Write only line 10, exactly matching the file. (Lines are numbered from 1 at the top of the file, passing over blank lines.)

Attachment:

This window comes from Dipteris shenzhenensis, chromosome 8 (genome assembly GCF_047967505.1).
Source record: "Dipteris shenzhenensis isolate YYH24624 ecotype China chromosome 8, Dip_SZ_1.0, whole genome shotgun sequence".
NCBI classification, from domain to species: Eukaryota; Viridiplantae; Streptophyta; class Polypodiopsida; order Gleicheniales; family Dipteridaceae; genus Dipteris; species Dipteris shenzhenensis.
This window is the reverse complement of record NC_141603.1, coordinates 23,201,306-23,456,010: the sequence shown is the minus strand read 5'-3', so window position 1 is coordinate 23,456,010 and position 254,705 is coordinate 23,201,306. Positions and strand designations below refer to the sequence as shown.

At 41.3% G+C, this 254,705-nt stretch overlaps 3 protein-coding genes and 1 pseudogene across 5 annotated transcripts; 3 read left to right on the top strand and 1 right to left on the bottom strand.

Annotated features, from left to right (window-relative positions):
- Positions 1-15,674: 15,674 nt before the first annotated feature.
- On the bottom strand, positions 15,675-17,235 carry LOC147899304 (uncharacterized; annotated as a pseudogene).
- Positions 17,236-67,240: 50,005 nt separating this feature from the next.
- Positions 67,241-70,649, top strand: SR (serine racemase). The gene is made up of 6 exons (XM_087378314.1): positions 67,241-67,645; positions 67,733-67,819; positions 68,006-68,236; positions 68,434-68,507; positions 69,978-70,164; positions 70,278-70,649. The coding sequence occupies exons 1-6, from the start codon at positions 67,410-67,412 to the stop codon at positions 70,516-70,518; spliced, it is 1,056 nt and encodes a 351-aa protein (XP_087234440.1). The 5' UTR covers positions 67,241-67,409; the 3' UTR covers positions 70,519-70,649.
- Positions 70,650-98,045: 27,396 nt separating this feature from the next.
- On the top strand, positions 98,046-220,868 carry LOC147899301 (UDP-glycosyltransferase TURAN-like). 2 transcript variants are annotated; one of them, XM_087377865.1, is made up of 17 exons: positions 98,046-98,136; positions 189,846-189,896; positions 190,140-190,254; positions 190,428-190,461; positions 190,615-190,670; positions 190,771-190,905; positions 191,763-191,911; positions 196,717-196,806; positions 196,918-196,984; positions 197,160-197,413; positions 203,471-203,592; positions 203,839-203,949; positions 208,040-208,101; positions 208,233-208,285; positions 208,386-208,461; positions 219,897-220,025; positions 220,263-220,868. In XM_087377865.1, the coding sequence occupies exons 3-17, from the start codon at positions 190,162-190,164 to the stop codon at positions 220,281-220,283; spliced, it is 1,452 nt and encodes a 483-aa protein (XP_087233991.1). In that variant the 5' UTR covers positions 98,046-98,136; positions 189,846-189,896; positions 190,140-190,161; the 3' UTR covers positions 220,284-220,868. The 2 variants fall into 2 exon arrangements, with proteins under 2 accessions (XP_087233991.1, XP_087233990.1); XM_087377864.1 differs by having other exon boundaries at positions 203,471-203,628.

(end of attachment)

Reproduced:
- Positions 67,241-70,649, top strand: SR (serine racemase). The gene is made up of 6 exons (XM_087378314.1): positions 67,241-67,645; positions 67,733-67,819; positions 68,006-68,236; positions 68,434-68,507; positions 69,978-70,164; positions 70,278-70,649. The coding sequence occupies exons 1-6, from the start codon at positions 67,410-67,412 to the stop codon at positions 70,516-70,518; spliced, it is 1,056 nt and encodes a 351-aa protein (XP_087234440.1). The 5' UTR covers positions 67,241-67,409; the 3' UTR covers positions 70,519-70,649.